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Three Signs Your Software Company Needs a PR Firm

Posted on Oct 21st, 2010
Written by Lee Odden
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    pr firmMany companies develop products and services relying on their networks and various types of “do it yourself” marketing to get the word out. As companies grow, especially in the software and tech business, subject matter expertise in technology can only go so far when it comes to building a brand, creating influence and inspiring the kind of word of mouth that boosts sales.

    While the founders might be great at developing their product and evangelizing it, they rarely have the experience or resources to amplify marketing beyond their first hand experience. Without a plan for engaging the media or understanding how the world of print, digital and social media work, efforts by founders often fall flat, are inefficient uses of their time or result in the opposite of intended outcomes.

    If you run an emerging software company, here are three signs you need to take a step back and engage the expertise of a public relations firm.

    1. You’re not getting press. I know, that’s an obvious one but there’s a difference between getting casual mentions because a CEO, founders or execs are active in the industry and getting mentioned in a favorable way that includes endorsements from customers or industry analysts. In other words, when an industry publication or blogger mentions your company, it’s one thing. When those publications tell a story about your company in a way that inspires readers to find out more or even buy from you, that’s another.

    Taking it a step further, getting coverage in multiple industry publications sends a very strong signal to prospective buyers that the company must be doing something right and is worth a look.

    Random and casual media coverage are no way to grow a business and to it to the next level.

    2. You’re boring. Companies that create technology are often so close to it, they only see the original problem/solution. Once that story has been told a few times in the media, publications are unlikely to keep telling it. Unique and compelling news drives traffic and readers which sells advertising. Without interesting news, publications lose business.

    One of the things really good PR firms provide is the ability to find and tell unique stories about their client’s services/software. Even if there do not appear to be any left. On top of that, they’ll know how to develop a media list, research writers and their preferences, schedules and planned editorial so the right pitch can be crafted at the right time.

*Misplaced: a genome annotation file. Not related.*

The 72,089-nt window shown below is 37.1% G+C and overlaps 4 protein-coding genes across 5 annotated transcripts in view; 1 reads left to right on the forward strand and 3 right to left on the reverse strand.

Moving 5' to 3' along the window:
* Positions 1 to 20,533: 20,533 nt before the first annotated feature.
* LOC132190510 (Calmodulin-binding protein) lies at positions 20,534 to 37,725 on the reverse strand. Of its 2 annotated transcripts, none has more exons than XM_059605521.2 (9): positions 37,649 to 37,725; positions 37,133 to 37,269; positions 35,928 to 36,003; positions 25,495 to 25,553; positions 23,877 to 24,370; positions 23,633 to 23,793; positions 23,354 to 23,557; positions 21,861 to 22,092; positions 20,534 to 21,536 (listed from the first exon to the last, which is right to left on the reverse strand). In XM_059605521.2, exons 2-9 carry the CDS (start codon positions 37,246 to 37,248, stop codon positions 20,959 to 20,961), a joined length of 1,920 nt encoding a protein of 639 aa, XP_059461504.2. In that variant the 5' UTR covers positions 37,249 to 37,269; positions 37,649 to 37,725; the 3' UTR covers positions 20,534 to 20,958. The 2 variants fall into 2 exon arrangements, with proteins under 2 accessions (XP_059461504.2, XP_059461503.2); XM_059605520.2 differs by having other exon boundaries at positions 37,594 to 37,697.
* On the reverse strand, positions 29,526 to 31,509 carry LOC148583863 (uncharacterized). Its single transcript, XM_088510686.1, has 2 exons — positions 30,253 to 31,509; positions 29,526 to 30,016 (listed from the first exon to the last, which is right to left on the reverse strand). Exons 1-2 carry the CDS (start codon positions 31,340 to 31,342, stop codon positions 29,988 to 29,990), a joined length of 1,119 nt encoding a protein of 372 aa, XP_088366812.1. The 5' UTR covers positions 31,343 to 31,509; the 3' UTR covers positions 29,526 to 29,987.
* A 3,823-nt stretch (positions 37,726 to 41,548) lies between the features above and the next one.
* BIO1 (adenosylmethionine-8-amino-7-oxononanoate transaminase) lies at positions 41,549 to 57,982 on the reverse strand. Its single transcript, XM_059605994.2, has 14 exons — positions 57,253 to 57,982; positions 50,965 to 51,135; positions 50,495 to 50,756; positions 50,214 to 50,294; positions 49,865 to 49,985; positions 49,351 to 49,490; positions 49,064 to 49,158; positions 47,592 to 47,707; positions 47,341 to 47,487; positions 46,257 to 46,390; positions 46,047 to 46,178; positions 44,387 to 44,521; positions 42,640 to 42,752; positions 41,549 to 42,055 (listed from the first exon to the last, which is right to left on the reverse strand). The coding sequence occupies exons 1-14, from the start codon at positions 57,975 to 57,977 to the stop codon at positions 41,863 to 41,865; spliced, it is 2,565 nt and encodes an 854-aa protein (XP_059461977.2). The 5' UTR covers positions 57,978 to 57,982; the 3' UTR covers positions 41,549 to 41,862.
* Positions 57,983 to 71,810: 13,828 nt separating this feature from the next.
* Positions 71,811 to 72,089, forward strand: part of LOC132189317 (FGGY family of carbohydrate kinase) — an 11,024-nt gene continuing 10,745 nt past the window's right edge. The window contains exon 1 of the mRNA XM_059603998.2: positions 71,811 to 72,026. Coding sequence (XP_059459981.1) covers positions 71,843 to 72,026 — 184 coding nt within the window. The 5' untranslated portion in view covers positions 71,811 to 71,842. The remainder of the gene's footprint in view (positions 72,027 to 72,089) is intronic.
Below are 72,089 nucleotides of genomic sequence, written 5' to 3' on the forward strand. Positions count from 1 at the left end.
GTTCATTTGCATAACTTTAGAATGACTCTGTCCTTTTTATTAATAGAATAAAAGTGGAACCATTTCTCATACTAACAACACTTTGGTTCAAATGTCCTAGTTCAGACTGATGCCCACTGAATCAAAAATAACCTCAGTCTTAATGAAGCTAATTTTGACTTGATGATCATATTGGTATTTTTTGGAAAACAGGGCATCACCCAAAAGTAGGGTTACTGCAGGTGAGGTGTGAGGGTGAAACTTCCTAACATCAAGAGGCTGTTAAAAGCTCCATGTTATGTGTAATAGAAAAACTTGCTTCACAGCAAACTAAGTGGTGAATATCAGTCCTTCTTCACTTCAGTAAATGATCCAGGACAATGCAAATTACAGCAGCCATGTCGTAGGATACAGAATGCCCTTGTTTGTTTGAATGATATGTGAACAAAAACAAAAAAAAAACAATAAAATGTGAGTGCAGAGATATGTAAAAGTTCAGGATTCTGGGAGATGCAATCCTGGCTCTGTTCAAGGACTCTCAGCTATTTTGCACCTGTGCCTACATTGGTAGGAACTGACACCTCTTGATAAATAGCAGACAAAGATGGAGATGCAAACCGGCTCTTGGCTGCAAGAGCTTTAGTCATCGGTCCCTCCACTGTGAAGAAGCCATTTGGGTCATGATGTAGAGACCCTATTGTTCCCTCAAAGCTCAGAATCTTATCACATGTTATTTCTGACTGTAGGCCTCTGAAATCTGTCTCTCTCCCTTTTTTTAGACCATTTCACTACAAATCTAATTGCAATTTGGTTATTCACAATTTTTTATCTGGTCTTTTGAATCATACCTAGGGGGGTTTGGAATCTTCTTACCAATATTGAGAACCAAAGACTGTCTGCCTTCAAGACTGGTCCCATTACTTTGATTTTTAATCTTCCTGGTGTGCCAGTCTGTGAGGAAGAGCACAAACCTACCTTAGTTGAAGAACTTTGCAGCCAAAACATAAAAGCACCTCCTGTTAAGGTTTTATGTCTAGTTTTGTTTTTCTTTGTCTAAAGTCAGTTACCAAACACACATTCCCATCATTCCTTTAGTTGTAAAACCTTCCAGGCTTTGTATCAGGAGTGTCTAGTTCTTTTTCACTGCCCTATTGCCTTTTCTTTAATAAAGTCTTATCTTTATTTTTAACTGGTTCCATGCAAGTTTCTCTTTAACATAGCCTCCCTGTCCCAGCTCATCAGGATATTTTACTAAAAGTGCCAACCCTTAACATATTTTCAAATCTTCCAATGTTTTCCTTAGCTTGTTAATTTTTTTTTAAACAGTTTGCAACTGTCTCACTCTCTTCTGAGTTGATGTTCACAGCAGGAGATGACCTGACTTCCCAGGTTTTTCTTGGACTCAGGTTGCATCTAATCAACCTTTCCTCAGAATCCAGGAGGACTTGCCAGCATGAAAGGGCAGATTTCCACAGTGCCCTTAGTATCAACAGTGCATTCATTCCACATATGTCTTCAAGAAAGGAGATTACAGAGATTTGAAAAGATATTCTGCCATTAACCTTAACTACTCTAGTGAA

3. The CEO pisses media (me) off. Company founders are excited about their business. It’s their baby. They want to tell everyone about how it will solve amazing problems. They can’t imagine why anyone would not be as excited as they are about their company or its technology/software. Being high on your own ideas aka drinking your own kool-aid can result in unfortunate outcomes.

    For example, a company founder recently insisted that I take a look at his product after I explicitly said “No, not interested at this time”. Persisting after a clear statement like that with a dumbfounded “I can’t understand why you wouldn’t want to take a look at my software” can only be attributed to alcohol or a completely egocentric view of the world or both. Not only will I not take a look at the software, but that company founder created an in-person situation that is memorable in a most negative way. Even if the software is great, I’m unlikely to break that feeling of “get out of my face” and “don’t you get it, now is not the time or place”.

    Would it have been better if a junior PR person sent a horribly formatted email pitch via email? Yes, that would have been less annoying because you can delete the message and move on. But an in person situation like the one above is sure to do a few things:

    1. Kill any chance of coverage
    2. Generate word of mouth that is less than favorable

    These signs don’t just apply to software companies of course, but since our agency used to do a lot of public relations work in the technology space, I’ve seen these and more first hand. While we don’t operate as a Minnesota Public Relations firm any longer, we are happy to refer technology companies to other PR agencies.

    If you’re a software or technology company that current engages a public relations firm, what prompted you to hire them? What value do they provide you?